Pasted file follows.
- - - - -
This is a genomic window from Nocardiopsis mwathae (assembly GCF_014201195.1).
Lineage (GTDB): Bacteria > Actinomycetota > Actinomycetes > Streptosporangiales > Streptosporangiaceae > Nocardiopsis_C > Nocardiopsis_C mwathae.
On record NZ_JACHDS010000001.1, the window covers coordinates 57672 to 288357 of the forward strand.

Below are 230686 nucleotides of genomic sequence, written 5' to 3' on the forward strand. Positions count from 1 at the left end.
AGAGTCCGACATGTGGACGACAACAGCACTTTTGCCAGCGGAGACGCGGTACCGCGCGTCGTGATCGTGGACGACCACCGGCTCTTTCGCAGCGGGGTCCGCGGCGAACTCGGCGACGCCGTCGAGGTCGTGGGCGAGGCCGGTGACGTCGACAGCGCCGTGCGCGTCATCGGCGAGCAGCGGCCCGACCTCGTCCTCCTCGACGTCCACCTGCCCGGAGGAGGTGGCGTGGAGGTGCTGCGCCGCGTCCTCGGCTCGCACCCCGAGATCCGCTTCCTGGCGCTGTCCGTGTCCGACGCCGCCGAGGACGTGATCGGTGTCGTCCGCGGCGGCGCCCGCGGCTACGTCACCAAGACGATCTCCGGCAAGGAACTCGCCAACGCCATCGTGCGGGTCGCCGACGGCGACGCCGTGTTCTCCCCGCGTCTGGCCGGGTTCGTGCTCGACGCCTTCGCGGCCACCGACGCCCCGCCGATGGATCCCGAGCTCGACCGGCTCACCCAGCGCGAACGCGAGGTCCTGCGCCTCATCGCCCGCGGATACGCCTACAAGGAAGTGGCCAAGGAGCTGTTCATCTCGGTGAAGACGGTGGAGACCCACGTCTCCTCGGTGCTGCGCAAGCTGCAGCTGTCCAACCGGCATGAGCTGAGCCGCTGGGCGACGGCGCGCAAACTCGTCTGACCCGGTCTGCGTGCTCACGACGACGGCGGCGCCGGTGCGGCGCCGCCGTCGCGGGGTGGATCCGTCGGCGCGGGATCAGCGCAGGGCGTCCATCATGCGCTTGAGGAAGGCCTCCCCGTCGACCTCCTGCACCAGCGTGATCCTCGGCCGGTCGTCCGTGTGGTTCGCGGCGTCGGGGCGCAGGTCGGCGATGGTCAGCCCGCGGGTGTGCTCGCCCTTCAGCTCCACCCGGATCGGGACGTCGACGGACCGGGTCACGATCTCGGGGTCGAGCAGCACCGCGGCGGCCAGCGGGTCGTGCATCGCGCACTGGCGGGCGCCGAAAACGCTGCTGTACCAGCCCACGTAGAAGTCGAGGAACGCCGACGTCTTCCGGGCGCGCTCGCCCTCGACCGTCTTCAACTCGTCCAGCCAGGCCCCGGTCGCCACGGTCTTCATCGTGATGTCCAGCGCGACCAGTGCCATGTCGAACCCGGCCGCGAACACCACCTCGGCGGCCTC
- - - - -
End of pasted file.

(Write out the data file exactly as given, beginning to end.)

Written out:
This is a genomic window from Nocardiopsis mwathae (assembly GCF_014201195.1).
Lineage (GTDB): Bacteria > Actinomycetota > Actinomycetes > Streptosporangiales > Streptosporangiaceae > Nocardiopsis_C > Nocardiopsis_C mwathae.
On record NZ_JACHDS010000001.1, the window covers coordinates 57672 to 288357 of the forward strand.

Below are 230686 nucleotides of genomic sequence, written 5' to 3' on the forward strand. Positions count from 1 at the left end.
AGAGTCCGACATGTGGACGACAACAGCACTTTTGCCAGCGGAGACGCGGTACCGCGCGTCGTGATCGTGGACGACCACCGGCTCTTTCGCAGCGGGGTCCGCGGCGAACTCGGCGACGCCGTCGAGGTCGTGGGCGAGGCCGGTGACGTCGACAGCGCCGTGCGCGTCATCGGCGAGCAGCGGCCCGACCTCGTCCTCCTCGACGTCCACCTGCCCGGAGGAGGTGGCGTGGAGGTGCTGCGCCGCGTCCTCGGCTCGCACCCCGAGATCCGCTTCCTGGCGCTGTCCGTGTCCGACGCCGCCGAGGACGTGATCGGTGTCGTCCGCGGCGGCGCCCGCGGCTACGTCACCAAGACGATCTCCGGCAAGGAACTCGCCAACGCCATCGTGCGGGTCGCCGACGGCGACGCCGTGTTCTCCCCGCGTCTGGCCGGGTTCGTGCTCGACGCCTTCGCGGCCACCGACGCCCCGCCGATGGATCCCGAGCTCGACCGGCTCACCCAGCGCGAACGCGAGGTCCTGCGCCTCATCGCCCGCGGATACGCCTACAAGGAAGTGGCCAAGGAGCTGTTCATCTCGGTGAAGACGGTGGAGACCCACGTCTCCTCGGTGCTGCGCAAGCTGCAGCTGTCCAACCGGCATGAGCTGAGCCGCTGGGCGACGGCGCGCAAACTCGTCTGACCCGGTCTGCGTGCTCACGACGACGGCGGCGCCGGTGCGGCGCCGCCGTCGCGGGGTGGATCCGTCGGCGCGGGATCAGCGCAGGGCGTCCATCATGCGCTTGAGGAAGGCCTCCCCGTCGACCTCCTGCACCAGCGTGATCCTCGGCCGGTCGTCCGTGTGGTTCGCGGCGTCGGGGCGCAGGTCGGCGATGGTCAGCCCGCGGGTGTGCTCGCCCTTCAGCTCCACCCGGATCGGGACGTCGACGGACCGGGTCACGATCTCGGGGTCGAGCAGCACCGCGGCGGCCAGCGGGTCGTGCATCGCGCACTGGCGGGCGCCGAAAACGCTGCTGTACCAGCCCACGTAGAAGTCGAGGAACGCCGACGTCTTCCGGGCGCGCTCGCCCTCGACCGTCTTCAACTCGTCCAGCCAGGCCCCGGTCGCCACGGTCTTCATCGTGATGTCCAGCGCGACCAGTGCCATGTCGAACCCGGCCGCGAACACCACCTCGGCGGCCTC